Shipping containers revolutionized commerce and the transportation of goods, and almost singlehandedly made globalism possible through a dramatic reduction in shipping costs, time and losses. But they are not problem-free; unless trade is balanced they tend to pile up at one end of the line. They are expensive to move when empty, particularly on trucks, where it costs the same to move an empty one as a full one.
Now the Dutch company Cargoshell has introduced a collapsible shipping container made from composite materials that could revolutionize the industry.
The Cargoshell container folds down to 1/4 the height of a conventional container, so four could be returned to port on one flatbed instead of one. Perhaps even more, because since the Cargoshell is made from composite materials, it is lighter empty than a conventional container. Because a normal swinging door isn't going to fold very well, they substitute a rolling door. Although there is no information on this on the site, I suspect that there is a rolling door on either end or the thing wouldn't fold properly.
The Manufacturer promises a lot of other innovations:
- the composite walls act as an insulator, eliminating condensation.
- it is low maintenance; the composites don't corrode.
- GPS can be built into the container because the composite, unlike steel, does not block the signal.
- Steel containers need a lot of paint, with a lot of toxic rust inhibitors that are pollutants; the composites need no paint.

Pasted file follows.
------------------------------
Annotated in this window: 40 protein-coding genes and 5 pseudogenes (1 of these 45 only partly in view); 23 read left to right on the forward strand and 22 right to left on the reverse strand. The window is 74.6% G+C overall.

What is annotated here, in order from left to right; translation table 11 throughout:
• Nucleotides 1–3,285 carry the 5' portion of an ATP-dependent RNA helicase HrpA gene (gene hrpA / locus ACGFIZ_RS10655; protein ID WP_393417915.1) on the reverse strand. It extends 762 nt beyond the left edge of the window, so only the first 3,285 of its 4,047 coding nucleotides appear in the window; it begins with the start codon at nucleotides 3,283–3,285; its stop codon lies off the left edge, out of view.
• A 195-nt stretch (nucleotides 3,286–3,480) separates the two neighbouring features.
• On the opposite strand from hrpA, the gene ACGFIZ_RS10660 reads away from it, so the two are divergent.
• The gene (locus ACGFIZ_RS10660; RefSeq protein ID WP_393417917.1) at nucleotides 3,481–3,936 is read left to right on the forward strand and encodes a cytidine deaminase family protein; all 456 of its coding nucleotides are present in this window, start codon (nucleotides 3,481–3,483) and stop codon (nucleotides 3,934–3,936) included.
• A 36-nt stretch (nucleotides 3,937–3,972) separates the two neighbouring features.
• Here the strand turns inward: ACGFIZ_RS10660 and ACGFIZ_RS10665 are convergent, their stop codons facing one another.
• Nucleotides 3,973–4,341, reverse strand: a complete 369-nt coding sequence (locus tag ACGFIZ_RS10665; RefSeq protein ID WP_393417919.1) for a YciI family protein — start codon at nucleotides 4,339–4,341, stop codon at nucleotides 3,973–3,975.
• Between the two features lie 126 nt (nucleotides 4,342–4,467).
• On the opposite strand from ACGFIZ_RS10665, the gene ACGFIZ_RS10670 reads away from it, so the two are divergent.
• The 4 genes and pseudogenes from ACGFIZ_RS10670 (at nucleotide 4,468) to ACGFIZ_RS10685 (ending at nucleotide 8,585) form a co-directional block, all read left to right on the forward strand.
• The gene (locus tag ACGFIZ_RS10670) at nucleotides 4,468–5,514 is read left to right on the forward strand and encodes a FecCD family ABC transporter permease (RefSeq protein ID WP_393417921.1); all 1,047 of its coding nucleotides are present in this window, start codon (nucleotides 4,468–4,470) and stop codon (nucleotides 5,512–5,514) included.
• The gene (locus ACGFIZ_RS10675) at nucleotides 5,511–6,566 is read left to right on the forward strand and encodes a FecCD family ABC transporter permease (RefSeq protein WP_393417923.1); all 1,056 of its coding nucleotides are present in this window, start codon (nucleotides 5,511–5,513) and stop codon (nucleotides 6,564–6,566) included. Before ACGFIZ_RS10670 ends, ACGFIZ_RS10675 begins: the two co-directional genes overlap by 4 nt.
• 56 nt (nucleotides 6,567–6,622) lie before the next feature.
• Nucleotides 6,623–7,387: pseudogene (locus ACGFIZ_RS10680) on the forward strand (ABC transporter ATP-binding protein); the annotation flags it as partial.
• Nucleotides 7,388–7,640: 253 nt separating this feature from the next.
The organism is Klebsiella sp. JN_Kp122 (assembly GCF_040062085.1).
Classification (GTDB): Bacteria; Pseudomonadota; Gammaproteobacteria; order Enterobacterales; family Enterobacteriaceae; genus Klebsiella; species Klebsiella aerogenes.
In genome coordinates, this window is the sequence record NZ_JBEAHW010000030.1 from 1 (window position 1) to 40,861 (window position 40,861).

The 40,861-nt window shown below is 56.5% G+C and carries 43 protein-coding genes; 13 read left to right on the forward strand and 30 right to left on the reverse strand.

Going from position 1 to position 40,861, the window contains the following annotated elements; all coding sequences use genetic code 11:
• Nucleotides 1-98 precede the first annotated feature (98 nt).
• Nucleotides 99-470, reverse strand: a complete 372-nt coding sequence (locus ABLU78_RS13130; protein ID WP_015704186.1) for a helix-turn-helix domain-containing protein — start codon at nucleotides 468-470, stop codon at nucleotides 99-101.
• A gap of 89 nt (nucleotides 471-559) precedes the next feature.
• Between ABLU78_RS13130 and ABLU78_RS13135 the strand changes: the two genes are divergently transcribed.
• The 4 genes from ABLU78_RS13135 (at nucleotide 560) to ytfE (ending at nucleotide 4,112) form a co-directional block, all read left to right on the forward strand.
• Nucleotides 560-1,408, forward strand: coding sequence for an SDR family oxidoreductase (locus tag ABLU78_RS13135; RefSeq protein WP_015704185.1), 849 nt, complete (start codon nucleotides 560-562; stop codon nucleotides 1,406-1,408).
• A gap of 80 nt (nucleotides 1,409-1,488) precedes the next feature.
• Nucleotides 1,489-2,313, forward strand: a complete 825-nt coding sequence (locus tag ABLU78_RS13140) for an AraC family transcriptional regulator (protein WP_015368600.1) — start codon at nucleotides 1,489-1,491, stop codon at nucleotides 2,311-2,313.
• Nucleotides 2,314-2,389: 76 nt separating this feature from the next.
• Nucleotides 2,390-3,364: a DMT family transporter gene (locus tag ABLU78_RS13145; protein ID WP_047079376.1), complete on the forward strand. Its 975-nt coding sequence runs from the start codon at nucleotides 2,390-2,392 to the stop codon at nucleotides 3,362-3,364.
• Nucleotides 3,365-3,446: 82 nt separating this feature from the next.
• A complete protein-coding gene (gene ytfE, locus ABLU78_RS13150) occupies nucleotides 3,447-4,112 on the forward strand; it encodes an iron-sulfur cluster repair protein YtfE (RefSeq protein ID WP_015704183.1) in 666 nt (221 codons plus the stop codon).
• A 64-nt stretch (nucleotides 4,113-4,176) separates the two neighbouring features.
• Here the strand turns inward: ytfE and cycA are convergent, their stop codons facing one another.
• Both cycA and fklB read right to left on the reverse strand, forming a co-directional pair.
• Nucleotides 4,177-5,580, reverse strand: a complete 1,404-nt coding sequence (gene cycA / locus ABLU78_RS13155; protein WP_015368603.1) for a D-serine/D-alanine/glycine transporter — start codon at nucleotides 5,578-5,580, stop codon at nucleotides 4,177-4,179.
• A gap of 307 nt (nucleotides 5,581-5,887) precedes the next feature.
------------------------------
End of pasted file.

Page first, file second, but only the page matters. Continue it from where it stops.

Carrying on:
To top it all off, they even have float bags built in so that if they go over the side of the ship (not an uncommon event) they will float, and can be traced back by the built-in GPS system quickly.
The global savings offered by a collapsible container are difficult to calculate, but they are unquestionably huge. Cargoshell has done the sums based on the known patterns of traffic in its home Port of Rotterdam, and if all current steel containers were replaced by foldable Cargoshells, it would result in a reduction of 10,000 trips annually.
Dutch video about containerization; see the cargoshell in action at 1:07. It's amazing.
Gizmag points out the one major catch in the whole thing: It costs three times as much as a conventional shipping container. But it does not cost three times as much as a reefer (insulated and refrigerated container) or many of the other specialized containers (some have bladders inside to bring bulk liquids like wine) that have always cost more.
1965: early attempts at intermodal container handling
They could also play a big role in the relocalization of the container industry; when it started in the sixties, it was assumed that containers would be used locally, moving easily from train to flatbed. The transport trailer and piggyback system won out here, so we have empty trailers being deadheaded around the country, and have trailers sitting on railway cars instead of double-stacked containers. This market could justify a more expensive box if four of them could be deadheaded in the space of one. It could change the economics of intermodal transport of goods, helping get transport trailers off the roads and the goods onto rail.
And of course, think of the possibilities for housing.....